No. 482 Squadron RAAF

No. 482 Squadron was a maintenance unit of the Royal Australian Air Force (RAAF). It was formed in May 1942 as No. 4 Repair and Salvage Unit, renamed No. 4 Repair and Servicing Unit in January 1945 and re-formed as No. 482 (Maintenance) Squadron in May 1946. The squadron then became a component of No. 82 (Bomber) Wing at RAAF Station Amberley, Queensland. Over the years it serviced the wing's Consolidated B-24 Liberators, Avro Lincolns, English Electric Canberras, McDonnell Douglas F-4E Phantoms, and General Dynamics F-111Cs. No. 482 Squadron merged with No. 3 Aircraft Depot to form No. 501 Wing in March 1992. No. 501 Wing continued to provide maintenance and logistics support for the F-111Cs at Amberley until disbanding in 2001.

No. 482 Squadron RAAF
Inside the "Taj Mahal", No. 482 Squadron's main hangar at RAAF Base Amberley, on a typical day. Shown are General Dynamics F-111C swing-wing bombers and visiting CT/4 Airtrainers.
BranchRoyal Australian Air Force
RoleAircraft maintenance
Part ofNo. 82 Wing (1946–92)
Garrison/HQRAAF Base Amberley


No. 4 Repair and Salvage Unit (RSU) was formed at RAAF Station Laverton, Victoria, on 18 May 1942. Its inaugural commanding officer, from 1 June, was acting Flight Lieutenant H.R.P. Relf. On 20 October, it commenced a move to Pell Airfield, Northern Territory, becoming operational on 26 December.[1][2] Coming under the control of North-Western Area Command (NWA), No. 4 RSU was responsible for salvaging damaged aircraft, which it subsequently repaired or dismantled for spare parts. By December 1943, its strength was over 500 officers and men.[1] It was renamed No. 4 Repair and Servicing Unit on 1 January 1945, and re-located to Winnellie, Northern Territory, on 11 May.[1][2] As the war in the Pacific moved northward, No. 4 RSU's strength was reduced; by August it was under 400, including 11 officers. On 15 December 1945, it moved to RAAF Station Parkes, New South Wales. The unit re-located from Parkes to RAAF Station Amberley, Queensland, on 15 April 1946.[1]

No. 4 RSU re-formed as No. 482 (Maintenance) Squadron on 10 May 1946. Commanded by Squadron Leader J.E. Jackson, it became a component of No. 82 (Bomber) Wing. The squadron's motto was "Trenchant".[3] No. 82 Wing's flying complement included Nos. 12, 21, and 23 Squadrons, but these were renumbered Nos. 1, 2 and 6 Squadrons respectively in February 1948. At the same time, the wing's Consolidated B-24 Liberator heavy bombers were replaced by Avro Lincolns.[4][5] During 1949–50, some of the Lincolns were specially modified with advanced radar and other instrumentation to participate in Operation Cumulative, a joint program with the Royal Air Force gathering long-range navigation and bombing data for use in potential air campaigns against the Soviet Union.[6] No. 482 Squadron faced a critical shortage of Merlin engines in mid-1950, but the situation improved the next year.[3]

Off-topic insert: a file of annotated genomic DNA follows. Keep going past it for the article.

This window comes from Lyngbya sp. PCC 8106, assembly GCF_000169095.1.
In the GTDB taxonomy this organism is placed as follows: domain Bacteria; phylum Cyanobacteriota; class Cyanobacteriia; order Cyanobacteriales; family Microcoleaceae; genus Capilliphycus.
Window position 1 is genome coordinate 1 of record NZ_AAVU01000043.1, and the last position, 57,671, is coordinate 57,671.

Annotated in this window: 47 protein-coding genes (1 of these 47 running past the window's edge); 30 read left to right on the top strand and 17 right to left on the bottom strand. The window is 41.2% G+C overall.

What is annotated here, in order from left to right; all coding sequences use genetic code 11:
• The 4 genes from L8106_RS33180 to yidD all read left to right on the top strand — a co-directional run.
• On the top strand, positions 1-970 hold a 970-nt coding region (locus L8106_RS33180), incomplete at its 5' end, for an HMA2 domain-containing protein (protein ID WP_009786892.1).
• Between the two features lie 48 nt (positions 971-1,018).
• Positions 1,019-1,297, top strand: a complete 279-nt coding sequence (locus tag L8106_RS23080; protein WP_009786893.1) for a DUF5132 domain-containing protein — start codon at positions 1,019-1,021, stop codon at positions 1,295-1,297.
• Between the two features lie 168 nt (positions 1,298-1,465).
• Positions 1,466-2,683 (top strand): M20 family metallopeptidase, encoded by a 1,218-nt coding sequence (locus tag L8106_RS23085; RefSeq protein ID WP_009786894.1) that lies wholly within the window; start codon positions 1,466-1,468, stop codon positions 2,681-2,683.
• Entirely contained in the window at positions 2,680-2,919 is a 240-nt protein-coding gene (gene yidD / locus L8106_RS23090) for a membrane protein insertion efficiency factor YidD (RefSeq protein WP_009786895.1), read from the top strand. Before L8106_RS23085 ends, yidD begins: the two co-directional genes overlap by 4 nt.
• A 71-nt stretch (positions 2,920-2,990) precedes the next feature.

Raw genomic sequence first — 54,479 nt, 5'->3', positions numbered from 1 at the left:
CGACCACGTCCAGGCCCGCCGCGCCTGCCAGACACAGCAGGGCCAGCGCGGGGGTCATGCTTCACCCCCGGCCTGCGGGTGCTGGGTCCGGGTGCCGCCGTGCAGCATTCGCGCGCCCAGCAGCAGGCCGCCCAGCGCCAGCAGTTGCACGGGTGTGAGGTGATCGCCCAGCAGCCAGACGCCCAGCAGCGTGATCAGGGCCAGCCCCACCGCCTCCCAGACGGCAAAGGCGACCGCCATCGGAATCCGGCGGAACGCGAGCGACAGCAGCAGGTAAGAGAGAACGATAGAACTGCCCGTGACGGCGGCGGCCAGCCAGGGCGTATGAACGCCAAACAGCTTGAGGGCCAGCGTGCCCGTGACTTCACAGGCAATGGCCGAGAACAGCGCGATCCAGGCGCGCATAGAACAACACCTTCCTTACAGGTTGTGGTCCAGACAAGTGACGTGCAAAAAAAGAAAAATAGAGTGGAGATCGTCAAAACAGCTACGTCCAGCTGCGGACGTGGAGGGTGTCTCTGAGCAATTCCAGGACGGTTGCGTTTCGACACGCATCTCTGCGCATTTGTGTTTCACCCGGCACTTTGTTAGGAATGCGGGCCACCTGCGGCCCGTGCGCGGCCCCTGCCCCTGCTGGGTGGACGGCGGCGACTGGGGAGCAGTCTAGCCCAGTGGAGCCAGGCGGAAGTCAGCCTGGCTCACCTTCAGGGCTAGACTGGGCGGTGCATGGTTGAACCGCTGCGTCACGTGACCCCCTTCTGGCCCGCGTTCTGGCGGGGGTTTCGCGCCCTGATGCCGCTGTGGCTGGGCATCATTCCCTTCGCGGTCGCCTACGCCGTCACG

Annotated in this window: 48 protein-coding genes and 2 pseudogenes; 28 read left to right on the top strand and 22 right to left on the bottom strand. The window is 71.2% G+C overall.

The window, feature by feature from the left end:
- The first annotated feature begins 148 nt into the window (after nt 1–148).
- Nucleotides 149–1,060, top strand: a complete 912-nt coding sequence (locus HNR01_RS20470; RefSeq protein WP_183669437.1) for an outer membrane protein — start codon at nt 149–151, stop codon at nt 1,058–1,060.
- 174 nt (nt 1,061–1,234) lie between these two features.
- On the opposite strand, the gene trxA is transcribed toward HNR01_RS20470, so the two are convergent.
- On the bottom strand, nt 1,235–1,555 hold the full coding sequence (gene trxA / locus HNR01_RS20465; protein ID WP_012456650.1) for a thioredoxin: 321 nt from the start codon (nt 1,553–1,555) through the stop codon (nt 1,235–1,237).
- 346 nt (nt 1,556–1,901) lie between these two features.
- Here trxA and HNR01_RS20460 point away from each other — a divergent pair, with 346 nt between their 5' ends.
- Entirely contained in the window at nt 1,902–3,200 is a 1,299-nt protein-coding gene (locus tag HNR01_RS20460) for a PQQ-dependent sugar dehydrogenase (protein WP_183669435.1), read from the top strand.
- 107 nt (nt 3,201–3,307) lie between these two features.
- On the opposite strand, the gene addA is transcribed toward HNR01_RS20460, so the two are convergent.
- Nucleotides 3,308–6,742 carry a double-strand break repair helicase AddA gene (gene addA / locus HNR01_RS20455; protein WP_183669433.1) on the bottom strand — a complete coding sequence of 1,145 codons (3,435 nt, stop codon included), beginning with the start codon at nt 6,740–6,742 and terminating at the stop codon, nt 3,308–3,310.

In October 1950, No. 482 Squadron personnel undertook airframe and Avon engine courses in preparation for the introduction of the recently ordered English Electric Canberra jet bomber, forty-eight of which began re-equipping No. 82 Wing's flying squadrons in December 1953.[3][7] During the 1950s and 60s, No. 482 Squadron provided ground support for exercises involving the Canberras in Darwin and New Guinea, and for ceremonial occasions including several royal visits.[3] In April 1968, No. 1 Operational Conversion Unit (OCU), responsible for converting aircrew to the Canberra, was made independent of No. 82 Wing to concentrate on providing crews for No. 2 Squadron, which was on active duty in the Vietnam War.[8] Maintenance responsibilities for the Canberras then transferred from No. 482 Squadron to No. 1 OCU, along with relevant staff and equipment.[3]